• Companies not only being held accountable but being rewarded and recognised for their efforts at achieving diversity and inclusion.


Has being a BAME engineer had an impact on your career that is either positive or negative? 

Many engineers from BAME communities thrive in spite of, not because of, their ethnicity and I have certainly found that to be my experience. That said, being from a BAME background in the engineering industry has perhaps made me more adaptable and more willing to strive for excellence in my job. It is also fair to say that most individuals in industry judge you purely on the quality of your work not on race.


How has the ethnic diversity of the profession changed since you started working in engineering?

I now see more people of colour in leadership positions than there were when I was starting out. There are many more engineering companies founded by people of BAME origin than there once was. These entrepreneurs - for example, RAB Microfluidics run by Dr Rotimi Alabi, or Silas Adekunle, who is credited for building the world's first gaming robot - have carved out a niche in the market and are having significant impact.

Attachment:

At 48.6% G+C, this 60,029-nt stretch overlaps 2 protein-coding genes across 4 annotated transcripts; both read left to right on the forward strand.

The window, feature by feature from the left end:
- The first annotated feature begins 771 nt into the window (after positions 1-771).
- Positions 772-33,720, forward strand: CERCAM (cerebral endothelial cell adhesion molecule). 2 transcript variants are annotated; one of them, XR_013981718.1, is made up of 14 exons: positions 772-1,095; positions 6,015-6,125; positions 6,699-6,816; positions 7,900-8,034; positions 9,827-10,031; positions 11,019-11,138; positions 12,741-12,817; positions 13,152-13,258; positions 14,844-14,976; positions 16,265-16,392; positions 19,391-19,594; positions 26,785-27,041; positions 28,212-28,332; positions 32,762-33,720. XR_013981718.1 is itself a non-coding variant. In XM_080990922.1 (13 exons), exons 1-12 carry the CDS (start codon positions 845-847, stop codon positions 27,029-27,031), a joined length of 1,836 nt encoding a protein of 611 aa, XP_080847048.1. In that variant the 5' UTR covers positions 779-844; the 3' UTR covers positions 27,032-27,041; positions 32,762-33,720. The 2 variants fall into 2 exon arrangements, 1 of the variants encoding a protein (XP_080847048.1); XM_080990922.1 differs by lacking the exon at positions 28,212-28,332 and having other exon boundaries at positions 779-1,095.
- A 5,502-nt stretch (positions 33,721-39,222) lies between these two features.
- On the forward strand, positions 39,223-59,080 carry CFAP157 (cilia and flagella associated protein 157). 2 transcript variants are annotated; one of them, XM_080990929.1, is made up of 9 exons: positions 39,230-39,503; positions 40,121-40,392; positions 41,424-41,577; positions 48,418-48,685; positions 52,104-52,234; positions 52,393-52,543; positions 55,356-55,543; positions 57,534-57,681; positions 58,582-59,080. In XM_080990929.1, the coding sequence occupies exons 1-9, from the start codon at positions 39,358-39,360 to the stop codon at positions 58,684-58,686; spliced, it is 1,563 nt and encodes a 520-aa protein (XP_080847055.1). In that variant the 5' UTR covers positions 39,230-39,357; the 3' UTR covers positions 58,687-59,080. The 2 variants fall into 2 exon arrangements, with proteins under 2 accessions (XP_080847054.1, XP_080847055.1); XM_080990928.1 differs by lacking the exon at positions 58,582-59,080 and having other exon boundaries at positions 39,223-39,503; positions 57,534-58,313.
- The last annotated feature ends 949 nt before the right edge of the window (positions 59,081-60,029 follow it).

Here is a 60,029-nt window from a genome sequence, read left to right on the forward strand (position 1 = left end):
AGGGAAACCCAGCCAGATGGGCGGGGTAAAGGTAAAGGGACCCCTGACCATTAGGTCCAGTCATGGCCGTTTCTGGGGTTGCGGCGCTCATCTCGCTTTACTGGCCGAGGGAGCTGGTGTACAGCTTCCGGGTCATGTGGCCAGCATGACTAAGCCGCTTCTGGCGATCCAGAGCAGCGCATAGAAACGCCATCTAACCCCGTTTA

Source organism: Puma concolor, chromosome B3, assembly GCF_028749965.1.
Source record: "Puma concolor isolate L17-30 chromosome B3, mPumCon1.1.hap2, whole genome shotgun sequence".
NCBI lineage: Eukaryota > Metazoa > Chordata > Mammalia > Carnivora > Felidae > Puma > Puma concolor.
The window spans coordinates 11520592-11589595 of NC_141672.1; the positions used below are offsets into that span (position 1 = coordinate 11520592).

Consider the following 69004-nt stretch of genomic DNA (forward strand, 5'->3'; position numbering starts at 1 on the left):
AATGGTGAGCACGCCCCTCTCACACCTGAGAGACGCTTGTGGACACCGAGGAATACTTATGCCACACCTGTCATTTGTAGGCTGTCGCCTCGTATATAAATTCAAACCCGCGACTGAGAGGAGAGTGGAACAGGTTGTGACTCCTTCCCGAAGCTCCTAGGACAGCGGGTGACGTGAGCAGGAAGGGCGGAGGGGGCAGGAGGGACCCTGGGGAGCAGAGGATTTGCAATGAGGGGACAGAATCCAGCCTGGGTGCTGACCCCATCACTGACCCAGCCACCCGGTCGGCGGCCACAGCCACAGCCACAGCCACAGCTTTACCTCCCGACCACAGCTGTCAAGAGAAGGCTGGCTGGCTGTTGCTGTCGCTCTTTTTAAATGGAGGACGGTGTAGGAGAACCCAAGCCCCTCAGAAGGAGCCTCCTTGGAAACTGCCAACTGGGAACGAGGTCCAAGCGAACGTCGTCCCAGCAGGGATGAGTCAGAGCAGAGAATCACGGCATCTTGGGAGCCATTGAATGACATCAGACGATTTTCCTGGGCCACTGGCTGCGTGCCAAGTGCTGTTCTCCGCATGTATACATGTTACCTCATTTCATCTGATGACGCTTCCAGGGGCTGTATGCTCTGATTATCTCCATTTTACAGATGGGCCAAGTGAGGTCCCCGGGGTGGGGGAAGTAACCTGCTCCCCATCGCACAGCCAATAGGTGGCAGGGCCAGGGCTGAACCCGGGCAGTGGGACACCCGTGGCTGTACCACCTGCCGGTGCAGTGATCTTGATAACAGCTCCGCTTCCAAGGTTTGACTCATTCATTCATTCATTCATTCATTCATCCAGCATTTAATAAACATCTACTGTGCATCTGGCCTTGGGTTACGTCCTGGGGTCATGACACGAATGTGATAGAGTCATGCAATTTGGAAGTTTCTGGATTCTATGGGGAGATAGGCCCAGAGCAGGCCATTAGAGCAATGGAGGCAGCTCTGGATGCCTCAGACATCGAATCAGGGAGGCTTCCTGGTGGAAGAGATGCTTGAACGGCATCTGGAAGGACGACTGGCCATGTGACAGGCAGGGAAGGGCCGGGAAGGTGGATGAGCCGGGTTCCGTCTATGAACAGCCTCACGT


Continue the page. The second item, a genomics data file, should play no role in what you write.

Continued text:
What would you say to someone considering a career in engineering?

If you are academically inclined, find out what subjects you are good at and seek out after-school coaching in the subjects you are struggling with; don’t be afraid to admit what you don’t yet understand. There are now STEM groups that offer free lessons and mentoring (if you cannot afford a private tutor). If you are more practical, consider applying for an engineering graduate apprenticeship, some of the most successful engineers (for example, Jim McColl OBE) did not go to university straight away. So, in the words of Nike (not my sister), just do it!

This profile was created for Black History Month in 2018. All information was correct at time of publication.